Pentax Auto 110 
Is that a full SLR camera kit in your pocket or are you just happy to see me?
Back in the early 80's I was just getting into photography having progressed from my first, childish, 110 instamatic camera to my first 35mm SLR, a Zenit EM. I loved that Zenit as it was my first 'real' camera but one thing was for sure; it sure was heavy and clunky. I didn't have a ever-ready case for it, just a neck strap. Slung over one shoulder, if you ran and that big old SLR swung around unchecked and hit your side you knew about it. I remember looking in a camera shop window at that time and seeing a Pentax auto 110 thinking it was the ideal camera - if only it weren't so darn expensive. In many ways it was perfect; perfectly portable at least. You can easily carry the camera with one lens mounted and a couple of more primes in a single pocket.
The Auto 110 was one of only a handful of serious cameras made for what was consumer orientated, simple format. Consider that most 110 cameras were like my first instamatic; they had one aperture and a single shutter speed - the only exposure control you had as the ASA film speed you chose to shoot with and everything else was left to exposure latitude. The film format is tiny (a quarter of 35mm) and the films of the day weren't up to that kind of abuse.
And yet, as the 110 format was dying Pentax inexplicably launched the Auto 110 - the most competent 110 camera ever. The only 110 camera with interchangeable lenses and TTL metering. The only 110 camera that looked like a real SLR. It had one of the most advanced exposure systems available in any 110 camera. It might not be the smallest SLR commercially released (I believe that honor goes to a Russian camera) but it is certainly the smallest true SLR commercially available in the west.
The novelty isn't only skin deep. The auto 110's exposure system is very uncommon. The lenses contain no aperture mechanism of their own. The aperture mechanism and shutter are one unit with one set of square blades to do the work of both. What happens is the mechanism is stopped open until you press the shutter. Before you press the shutter the light is prevented from hitting the film by the SLR's mirror not the shutter. When the shutter is tripped the shutter/aperture blades close before the mirror lifts out of the way. The blades open to the appropriate aperture for the appropriate amount of time before closing again. after the film has been exposed the mirror drops back into place and the aperture/shutter blades open back up again. This exposure mechanism dictates that all lenses must have the same speed (in this case f2.8). Also, in order to scale back on the complexity of this mechanism somewhat, the user does not have any control on the aperture or shutter speed - that is all left up to the Auto 110's electronics. It fact, the viewfinder doesn't even tell you what settings have been chosen; if the light in the viewfinder is green the exposure is fine, if it's yellow, the exposure will be less than 1/30th.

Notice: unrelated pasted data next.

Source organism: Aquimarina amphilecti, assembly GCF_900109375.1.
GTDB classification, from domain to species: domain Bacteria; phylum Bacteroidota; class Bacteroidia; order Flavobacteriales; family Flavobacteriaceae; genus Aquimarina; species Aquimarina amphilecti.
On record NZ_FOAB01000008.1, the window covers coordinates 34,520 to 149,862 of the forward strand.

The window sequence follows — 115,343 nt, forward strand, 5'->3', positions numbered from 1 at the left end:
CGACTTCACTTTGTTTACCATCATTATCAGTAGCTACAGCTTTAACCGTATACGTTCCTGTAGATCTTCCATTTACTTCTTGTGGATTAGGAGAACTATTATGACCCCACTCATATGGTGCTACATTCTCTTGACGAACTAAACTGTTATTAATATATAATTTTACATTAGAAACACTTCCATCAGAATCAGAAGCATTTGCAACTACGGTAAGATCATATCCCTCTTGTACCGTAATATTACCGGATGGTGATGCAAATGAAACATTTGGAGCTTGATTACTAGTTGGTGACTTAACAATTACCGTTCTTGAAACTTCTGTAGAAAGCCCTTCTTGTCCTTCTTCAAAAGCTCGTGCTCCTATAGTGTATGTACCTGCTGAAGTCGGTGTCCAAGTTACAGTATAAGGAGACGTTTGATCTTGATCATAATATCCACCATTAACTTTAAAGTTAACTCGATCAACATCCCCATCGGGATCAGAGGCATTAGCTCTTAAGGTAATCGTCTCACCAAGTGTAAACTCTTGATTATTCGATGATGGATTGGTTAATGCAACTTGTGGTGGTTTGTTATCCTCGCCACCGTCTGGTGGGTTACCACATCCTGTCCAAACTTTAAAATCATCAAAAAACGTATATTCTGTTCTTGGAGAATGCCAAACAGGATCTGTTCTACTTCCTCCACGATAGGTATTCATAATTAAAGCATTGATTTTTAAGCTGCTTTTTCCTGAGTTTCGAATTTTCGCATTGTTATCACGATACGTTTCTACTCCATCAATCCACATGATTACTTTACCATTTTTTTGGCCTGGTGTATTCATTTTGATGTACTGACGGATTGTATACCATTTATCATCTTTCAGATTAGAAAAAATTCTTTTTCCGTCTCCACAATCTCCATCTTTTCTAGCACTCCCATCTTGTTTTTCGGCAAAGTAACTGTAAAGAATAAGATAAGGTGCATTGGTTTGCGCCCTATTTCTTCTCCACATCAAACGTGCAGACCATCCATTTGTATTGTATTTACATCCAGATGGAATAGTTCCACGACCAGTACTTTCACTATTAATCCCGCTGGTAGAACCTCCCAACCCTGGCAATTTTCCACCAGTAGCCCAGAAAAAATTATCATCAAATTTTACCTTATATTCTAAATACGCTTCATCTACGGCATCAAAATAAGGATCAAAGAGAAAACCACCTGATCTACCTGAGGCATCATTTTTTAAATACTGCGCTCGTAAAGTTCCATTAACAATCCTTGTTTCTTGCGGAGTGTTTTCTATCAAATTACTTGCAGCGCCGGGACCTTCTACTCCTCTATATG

It looks like a toy and feels like one too. The camera body and the lens bodies to a great extent are plastic making it the lightest SLR ever. Picking it up, however, immediately lets you know that this is a real camera. Putting it up to your eye the focusing is bright and snappy and the whole camera is not too fiddly to operate considering its tiny proportions. The shutter release is very predictable and threaded for a cable release. The film advance is a double stroke mechanism (single stoke came later in the Super). And that's about all you need to know to operate the auto 110.
I bought this camera from CraigsList for $50 in 2004; due to the difficulties involved with obtaining and processing film and the availability of tiny digital cameras now this is about its current market value. Many Auto 110s were sold in a kit form and I believe I have what was packaged as the "Major Component Set". This is made up of the camera and standard lens (24mm), a wide angle (18mm) and telephoto (50mm). In 35mm terms these lese are equivalent to 35mm, 50mm and 100mm. It also came with a winder, flash, case and hand strap. All lenses came with caps and my set came with skylight filters on all lenses too (something not part of this standard kit).
The only thing broken on my kit is the battery door for the winder which is a common problem but,as the winder seems to double the size of the camera when fitted, not having the winder is no great loss. Apart from that everything seems to work fine and, although I bought the camera as a novelty and not as a user, after playing with it and learning its place in camera history I do intend to buy some film and shooting with it for fun. The idea of carrying a whole SLR kit in my pocket is too good an opportunity to pass up.